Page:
Benin is awaiting results from presidential elections, as allegations of fraud are mounting. Sunday's vote started in confusion when the outgoing president said the process was lacking in transparency, but so far there is little evidence of any wrongdoing.
Officials from Benin's national elections commission say results from the first round vote are likely to be handed over to the constitutional court late Thursday or early Friday.
But in the days since Sunday's presidential election, fraud allegations that dogged the process even before the country's four million voters went to the polls continue to grow, threatening to tarnish Benin's image as a bastion of stable democracy in the region.
Two of the 26 candidates who contested the first round want voting to be redone in parts of Benin. Others have denounced administrative problems on election day that led to a lack of voting materials at many polling stations.
Supporters of the apparent front-runner, the former head of the West African development bank, Yayi Boni, accuse the government of intimidation. Still, social activist and Boni supporter Paul Tevoedjre says Boni's supporters will continue to respect the peaceful atmosphere in which the elections took place.
"We don't want violence. We don't want bloodshed," he said. "We are doing everything [so] that there is no way we want bloodshed in Benin, especially for elections."
Security forces blocked Boni supporters from holding a news conference Tuesday. Outgoing President Mathieu Kerekou, speaking after casting his vote Sunday, said the election was marked by a lack of transparency.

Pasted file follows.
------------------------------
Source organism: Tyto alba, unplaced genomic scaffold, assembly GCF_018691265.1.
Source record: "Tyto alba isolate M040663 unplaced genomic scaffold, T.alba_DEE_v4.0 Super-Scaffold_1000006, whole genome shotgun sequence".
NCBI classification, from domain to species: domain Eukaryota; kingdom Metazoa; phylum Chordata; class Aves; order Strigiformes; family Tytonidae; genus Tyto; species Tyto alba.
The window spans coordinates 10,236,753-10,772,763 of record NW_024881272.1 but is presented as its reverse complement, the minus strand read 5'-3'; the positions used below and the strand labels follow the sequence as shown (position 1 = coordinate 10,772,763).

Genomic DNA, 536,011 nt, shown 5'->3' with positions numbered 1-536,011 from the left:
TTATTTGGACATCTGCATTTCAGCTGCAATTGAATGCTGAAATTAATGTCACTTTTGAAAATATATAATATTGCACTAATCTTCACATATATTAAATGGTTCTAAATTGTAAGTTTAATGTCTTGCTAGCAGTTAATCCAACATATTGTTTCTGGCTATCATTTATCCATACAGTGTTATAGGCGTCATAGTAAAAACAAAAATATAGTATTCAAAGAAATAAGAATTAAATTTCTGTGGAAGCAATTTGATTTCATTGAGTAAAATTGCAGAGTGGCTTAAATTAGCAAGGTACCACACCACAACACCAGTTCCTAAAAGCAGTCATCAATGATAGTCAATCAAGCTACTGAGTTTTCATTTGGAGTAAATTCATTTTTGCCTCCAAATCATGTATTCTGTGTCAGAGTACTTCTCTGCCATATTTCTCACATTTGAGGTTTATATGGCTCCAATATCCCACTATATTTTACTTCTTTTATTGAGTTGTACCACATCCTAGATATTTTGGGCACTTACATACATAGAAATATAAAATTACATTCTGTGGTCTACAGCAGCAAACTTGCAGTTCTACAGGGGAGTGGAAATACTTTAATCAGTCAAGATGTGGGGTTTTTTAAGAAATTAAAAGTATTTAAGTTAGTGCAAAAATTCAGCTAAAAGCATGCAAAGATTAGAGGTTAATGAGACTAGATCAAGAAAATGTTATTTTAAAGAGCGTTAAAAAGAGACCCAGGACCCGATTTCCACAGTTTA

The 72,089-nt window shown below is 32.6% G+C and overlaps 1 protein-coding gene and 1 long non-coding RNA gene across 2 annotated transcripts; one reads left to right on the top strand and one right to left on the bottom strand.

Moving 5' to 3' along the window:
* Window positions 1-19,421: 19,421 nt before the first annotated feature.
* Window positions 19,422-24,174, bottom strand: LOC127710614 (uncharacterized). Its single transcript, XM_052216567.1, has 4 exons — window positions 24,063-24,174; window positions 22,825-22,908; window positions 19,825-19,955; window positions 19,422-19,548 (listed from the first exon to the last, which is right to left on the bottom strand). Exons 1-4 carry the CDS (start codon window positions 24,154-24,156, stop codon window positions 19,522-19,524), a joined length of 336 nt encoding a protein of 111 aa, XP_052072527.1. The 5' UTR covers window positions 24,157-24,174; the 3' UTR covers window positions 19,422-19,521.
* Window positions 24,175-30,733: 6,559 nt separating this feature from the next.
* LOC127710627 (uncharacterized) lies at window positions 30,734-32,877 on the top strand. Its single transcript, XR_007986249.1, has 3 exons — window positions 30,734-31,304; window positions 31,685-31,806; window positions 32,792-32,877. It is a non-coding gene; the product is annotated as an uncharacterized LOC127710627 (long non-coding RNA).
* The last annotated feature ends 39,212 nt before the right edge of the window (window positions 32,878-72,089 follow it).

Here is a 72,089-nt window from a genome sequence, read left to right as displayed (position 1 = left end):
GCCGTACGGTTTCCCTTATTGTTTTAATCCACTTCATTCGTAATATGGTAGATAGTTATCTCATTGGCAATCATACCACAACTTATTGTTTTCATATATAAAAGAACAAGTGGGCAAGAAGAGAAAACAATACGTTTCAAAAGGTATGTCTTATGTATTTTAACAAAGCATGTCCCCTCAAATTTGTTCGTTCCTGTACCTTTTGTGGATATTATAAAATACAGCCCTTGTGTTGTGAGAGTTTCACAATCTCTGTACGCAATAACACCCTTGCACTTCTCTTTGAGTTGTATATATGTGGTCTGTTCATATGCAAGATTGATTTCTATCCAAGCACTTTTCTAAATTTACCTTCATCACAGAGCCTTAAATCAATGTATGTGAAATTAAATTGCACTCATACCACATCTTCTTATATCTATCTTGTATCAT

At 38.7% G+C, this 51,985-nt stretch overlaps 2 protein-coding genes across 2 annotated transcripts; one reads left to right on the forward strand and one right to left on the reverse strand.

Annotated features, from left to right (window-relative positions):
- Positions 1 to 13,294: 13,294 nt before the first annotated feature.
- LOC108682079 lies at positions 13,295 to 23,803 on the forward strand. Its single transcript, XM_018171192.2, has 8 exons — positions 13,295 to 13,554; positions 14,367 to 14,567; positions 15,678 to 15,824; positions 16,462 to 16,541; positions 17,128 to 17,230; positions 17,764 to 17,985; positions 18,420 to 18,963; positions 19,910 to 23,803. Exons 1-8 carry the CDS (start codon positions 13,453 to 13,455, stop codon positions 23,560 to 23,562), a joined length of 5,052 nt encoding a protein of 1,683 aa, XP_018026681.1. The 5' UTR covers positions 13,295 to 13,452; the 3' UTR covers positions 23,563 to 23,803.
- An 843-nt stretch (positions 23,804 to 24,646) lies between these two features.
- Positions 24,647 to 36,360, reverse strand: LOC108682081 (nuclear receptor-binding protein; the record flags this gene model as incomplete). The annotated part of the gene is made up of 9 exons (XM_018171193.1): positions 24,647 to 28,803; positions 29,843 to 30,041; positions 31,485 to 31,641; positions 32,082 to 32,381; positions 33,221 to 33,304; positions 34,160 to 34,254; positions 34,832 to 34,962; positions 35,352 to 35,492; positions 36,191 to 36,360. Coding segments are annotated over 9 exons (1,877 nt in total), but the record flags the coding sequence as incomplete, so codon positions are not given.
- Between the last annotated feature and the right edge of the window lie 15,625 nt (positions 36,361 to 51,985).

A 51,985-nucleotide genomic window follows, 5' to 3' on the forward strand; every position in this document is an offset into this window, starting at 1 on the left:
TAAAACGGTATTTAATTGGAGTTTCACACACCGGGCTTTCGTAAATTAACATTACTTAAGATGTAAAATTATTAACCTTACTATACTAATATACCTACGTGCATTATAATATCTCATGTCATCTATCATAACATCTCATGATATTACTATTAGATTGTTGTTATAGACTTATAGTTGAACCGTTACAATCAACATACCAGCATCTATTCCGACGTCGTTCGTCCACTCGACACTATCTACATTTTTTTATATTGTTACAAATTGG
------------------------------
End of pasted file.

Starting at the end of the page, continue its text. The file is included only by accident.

However, international elections observers have called the vote free and fair. And Tevoedjre says he is not surprised by the this week's events.
"You know that those who are in power don't want to leave the power," said Tevoedjre. "It was the sugar in their mouths that was so sweet. And now, they are trying to find out the way they can try to maintain the old regime."
In spite of the early problems Sunday, which in many cases caused polling stations to open hours after the scheduled start times, the polls were held without much of the partisan violence that regularly mars elections in the region.
And even as the debate over fraud allegations and election transparency continues, local journalist Gerard Guedegbe says the people of Benin have remained calm.
"We cannot say that there is some tension," he said. "Though of course there is very hot debate on politics and all this, because, since yesterday, some candidates, which are likely to win the election, have started negotiating with some potential candidates to get support."
A 48-hour protest window follows the announcement of first round results. A second round will be required two weeks later, if no single candidate wins an outright majority.
Mr. Kerekou, who has been president for all but five years in the past three decades, was barred from running because of a constitutional age limit and a ban on seeking a third elected term.